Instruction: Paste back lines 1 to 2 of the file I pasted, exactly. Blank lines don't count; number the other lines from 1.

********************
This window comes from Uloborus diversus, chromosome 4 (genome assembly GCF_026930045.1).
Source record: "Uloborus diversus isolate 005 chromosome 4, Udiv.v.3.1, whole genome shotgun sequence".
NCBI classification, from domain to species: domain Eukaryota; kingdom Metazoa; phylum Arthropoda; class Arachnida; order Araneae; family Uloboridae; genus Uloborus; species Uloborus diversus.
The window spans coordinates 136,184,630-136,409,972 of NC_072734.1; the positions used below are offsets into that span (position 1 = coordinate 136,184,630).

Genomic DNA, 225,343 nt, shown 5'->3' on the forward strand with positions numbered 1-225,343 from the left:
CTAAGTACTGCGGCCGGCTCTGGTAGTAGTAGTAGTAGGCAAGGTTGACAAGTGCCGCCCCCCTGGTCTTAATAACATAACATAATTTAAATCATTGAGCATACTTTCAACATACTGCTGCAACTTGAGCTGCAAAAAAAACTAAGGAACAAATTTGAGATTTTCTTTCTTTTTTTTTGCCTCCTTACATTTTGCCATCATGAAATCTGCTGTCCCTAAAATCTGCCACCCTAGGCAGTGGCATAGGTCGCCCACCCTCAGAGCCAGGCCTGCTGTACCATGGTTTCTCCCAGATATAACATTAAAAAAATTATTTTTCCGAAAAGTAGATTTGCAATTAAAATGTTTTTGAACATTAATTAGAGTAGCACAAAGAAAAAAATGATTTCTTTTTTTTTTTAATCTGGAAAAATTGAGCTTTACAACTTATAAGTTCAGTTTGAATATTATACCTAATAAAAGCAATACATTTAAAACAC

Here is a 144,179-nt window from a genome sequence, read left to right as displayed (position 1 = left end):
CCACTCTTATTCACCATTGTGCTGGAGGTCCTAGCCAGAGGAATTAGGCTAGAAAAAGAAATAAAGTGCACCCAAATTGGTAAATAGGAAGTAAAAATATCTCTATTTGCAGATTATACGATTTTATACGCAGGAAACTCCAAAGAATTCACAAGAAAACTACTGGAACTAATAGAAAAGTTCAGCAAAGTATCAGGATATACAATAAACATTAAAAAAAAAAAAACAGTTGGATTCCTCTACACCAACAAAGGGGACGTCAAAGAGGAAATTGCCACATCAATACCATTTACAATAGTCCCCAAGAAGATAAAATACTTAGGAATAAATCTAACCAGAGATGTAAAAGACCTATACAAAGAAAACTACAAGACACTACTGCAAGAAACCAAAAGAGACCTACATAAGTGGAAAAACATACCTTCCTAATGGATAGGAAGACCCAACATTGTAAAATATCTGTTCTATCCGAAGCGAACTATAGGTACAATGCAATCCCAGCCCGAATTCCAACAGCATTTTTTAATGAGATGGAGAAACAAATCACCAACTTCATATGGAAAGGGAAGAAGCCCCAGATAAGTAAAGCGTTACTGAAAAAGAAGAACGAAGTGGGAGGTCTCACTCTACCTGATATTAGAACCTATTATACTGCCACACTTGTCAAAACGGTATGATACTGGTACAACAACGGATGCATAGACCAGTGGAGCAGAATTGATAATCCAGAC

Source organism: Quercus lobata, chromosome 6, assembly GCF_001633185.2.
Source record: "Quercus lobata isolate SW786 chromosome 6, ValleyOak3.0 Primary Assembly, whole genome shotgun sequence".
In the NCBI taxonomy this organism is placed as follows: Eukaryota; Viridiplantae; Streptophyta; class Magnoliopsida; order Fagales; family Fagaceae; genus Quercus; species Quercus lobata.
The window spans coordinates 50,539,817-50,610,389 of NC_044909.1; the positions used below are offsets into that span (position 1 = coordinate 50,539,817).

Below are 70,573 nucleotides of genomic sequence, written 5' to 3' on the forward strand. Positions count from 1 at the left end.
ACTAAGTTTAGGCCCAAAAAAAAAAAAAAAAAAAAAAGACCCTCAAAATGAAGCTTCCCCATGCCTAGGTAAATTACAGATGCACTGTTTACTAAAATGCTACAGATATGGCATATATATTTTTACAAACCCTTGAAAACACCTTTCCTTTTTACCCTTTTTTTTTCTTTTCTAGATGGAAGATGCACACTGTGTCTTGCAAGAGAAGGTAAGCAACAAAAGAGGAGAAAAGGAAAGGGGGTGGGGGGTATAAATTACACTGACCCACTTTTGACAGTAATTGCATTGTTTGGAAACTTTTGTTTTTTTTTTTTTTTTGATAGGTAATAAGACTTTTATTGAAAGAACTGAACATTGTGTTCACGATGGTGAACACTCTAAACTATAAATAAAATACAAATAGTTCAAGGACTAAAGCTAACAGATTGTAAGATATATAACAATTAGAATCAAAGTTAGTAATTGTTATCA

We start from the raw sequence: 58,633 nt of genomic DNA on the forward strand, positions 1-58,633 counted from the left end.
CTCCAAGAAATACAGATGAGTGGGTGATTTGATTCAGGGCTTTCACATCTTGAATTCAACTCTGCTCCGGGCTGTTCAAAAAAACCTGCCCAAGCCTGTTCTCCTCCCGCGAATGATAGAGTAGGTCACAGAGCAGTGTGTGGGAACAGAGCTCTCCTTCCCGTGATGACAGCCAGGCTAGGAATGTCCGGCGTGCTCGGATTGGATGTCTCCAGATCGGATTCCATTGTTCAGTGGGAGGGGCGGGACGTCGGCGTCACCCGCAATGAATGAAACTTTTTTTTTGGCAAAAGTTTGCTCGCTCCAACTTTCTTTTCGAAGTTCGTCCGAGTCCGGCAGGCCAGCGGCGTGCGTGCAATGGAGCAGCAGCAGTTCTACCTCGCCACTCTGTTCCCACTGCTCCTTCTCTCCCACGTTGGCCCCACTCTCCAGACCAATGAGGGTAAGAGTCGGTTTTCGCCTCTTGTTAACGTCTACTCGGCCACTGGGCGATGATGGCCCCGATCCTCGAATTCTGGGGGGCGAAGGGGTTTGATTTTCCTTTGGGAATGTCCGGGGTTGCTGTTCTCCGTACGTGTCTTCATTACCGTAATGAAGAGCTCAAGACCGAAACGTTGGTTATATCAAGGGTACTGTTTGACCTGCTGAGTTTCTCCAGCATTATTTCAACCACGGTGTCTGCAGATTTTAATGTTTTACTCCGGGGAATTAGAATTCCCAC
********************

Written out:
This window comes from Uloborus diversus, chromosome 4 (genome assembly GCF_026930045.1).
Source record: "Uloborus diversus isolate 005 chromosome 4, Udiv.v.3.1, whole genome shotgun sequence".